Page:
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When I coached Team Challenge, my team was usually mostly newbies to the half marathon distance… or to any kind of distance and organized training plan. I used to tell the team to keep the end goal (their half marathon) in mind, but to not let it obscure the view to all the steps along the way (the training plan). It can easily feel overwhelming to think “OMG I’m going to run 13.1 miles and I’ve never run at all!” and let that cloud your vision. But you can’t just forget about the end goal completely either, else there is no motivation to keep walking that path.
I had one of those moments this weekend, I was really looking forward to my long run but on Saturday I woke up with a dull ache in my knee and by mid-afternoon the pain was pretty intense. And by that evening it was getting difficult to walk on it. I knew I had to get off it and take some recovery measures. Some cold therapy, some compression, some tape and it was feeling better by the next morning, but not good enough to run. So I rode the bike for an hour.
Not an exact match for my training (have you seen the Zero Runner?! I really want one of those for days like this… and for other days of the week.) It was hard to skip my run mentally, but I also knew that I had my end goal: running the Boston Marathon with Team Stonyfield in April. I have several more weeks of training and the race, but if I am feeling a little overuse tenderness and then push it too much, I could end up on the injured list and not even make it to the start line, much less the finish line.
Basically this approach works for a lot of things in life. It’s nearly the end of January, did you know that a lot of resolutions have already been dropped by now? In fact, many people give up on their resolutions just 9 days after they start them. And one of the problems is that people make resolutions that are not specific enough and neglect the small steps that need to occur along the way, instead making it one big leap at once. If people tweaked those resolutions, they may have more success.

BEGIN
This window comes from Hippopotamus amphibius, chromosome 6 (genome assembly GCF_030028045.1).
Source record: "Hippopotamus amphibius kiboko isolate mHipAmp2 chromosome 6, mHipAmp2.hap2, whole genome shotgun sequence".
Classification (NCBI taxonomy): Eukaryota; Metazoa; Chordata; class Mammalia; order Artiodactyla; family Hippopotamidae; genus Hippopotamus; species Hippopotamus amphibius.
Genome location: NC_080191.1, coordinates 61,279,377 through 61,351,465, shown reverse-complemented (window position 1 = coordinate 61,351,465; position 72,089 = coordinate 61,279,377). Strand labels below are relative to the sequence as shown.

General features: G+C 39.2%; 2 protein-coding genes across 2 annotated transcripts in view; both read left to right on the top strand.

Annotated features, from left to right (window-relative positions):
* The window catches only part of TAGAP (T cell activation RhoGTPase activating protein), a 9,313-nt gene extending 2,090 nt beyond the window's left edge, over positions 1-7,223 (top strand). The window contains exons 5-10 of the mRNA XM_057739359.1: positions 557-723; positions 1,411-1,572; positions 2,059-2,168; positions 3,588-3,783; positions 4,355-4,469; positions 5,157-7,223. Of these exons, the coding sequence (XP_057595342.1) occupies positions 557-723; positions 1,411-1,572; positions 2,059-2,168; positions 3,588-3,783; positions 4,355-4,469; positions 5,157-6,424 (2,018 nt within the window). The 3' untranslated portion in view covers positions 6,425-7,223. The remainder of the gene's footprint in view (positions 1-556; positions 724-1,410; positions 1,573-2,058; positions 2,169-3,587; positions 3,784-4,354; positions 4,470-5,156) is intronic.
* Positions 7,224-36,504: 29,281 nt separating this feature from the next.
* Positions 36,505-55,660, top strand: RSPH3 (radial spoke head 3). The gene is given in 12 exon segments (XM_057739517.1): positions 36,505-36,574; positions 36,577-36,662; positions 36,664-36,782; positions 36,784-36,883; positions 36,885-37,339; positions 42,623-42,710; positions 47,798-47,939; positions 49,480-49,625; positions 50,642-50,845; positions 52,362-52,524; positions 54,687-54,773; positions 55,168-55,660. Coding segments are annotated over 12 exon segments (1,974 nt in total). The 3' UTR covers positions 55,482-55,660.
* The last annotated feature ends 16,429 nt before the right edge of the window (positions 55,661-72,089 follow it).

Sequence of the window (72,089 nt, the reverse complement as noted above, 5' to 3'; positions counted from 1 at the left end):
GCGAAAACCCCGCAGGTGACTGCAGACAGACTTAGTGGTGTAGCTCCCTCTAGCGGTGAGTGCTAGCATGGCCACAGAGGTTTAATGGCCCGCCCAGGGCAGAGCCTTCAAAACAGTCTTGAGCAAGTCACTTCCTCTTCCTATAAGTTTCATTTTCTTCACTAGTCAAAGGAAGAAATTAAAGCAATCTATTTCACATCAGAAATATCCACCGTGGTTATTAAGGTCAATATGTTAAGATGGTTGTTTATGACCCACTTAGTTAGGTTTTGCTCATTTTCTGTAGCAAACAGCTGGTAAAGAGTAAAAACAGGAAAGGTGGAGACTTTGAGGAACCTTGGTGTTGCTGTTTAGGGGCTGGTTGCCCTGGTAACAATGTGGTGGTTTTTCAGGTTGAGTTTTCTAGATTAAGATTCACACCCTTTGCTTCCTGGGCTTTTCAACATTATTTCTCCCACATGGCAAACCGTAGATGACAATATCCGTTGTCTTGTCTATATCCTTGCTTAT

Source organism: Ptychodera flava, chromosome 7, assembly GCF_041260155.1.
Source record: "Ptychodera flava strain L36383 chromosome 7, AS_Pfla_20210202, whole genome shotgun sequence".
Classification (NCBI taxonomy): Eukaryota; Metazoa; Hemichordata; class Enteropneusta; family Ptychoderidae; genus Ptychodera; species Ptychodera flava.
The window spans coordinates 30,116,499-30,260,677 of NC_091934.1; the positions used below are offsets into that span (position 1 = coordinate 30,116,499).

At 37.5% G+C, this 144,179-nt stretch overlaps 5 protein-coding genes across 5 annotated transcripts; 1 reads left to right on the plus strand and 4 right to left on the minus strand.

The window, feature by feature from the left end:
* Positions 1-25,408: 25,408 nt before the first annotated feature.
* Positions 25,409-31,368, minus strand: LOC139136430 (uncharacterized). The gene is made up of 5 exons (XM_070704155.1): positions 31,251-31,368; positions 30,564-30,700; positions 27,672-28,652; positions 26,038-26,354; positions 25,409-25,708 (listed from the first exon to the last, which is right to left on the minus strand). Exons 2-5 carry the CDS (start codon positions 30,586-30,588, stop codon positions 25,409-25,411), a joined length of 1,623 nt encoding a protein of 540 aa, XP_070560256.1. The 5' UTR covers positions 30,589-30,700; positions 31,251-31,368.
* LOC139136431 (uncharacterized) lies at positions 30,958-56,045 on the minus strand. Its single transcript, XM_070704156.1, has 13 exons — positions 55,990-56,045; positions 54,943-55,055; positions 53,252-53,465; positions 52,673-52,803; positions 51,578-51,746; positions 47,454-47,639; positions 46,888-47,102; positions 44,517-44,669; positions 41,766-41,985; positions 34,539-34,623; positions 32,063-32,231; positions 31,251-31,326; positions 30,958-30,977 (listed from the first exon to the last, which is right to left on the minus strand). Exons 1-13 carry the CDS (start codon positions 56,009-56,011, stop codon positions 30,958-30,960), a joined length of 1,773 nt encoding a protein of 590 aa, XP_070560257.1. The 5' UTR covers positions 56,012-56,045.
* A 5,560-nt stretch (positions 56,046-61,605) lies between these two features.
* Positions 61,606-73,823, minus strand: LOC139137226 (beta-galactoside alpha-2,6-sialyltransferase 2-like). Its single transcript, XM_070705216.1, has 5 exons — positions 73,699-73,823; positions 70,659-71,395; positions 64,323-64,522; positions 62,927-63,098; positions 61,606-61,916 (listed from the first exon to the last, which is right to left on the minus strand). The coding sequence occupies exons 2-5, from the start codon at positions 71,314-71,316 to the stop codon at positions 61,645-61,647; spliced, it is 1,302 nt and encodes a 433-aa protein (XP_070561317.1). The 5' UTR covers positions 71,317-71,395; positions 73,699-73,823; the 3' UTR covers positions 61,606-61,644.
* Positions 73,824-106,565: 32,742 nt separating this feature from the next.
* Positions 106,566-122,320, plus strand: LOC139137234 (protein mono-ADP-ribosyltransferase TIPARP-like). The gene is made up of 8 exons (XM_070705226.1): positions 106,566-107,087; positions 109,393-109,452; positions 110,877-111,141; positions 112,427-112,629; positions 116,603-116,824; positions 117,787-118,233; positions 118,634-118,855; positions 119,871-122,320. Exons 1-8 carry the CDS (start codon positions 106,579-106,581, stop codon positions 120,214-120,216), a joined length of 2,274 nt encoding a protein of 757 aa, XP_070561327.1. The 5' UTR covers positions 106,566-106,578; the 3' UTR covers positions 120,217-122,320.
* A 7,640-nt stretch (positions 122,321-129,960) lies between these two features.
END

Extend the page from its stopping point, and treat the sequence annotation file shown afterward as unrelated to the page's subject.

Old Resolution: Eat better
New Resolution: Tweak one eating habit each week
Baby Steps: Pick a produce item off the Dirty Dozen list to start buying organically, switch to whole grains, savor each bite and eat mindfully, chew your food more thoroughly, stop calling foods “bad” and choose to focus on the benefits of foods that nourish the body more.
Old Resolution: Be a better parent
New Resolution: Focus on parenting quality each day
Baby Steps: Put down the smartphone, read one more story, listen with your full attention, never be the one that ends a hug
Old Resolution: Exercise More
New Resolution: Exercise at least 3x a week
Baby Steps: Add workouts to your calendar, try one new workout each month to find what you like, speak positively about exercise, don’t compare your efforts to somebody else
As part of Team Stonyfield, I’m excited to represent the brand at the Boston Marathon. The company is certified organic, I’m helping to share the message that making little changes can help improve health and wellness.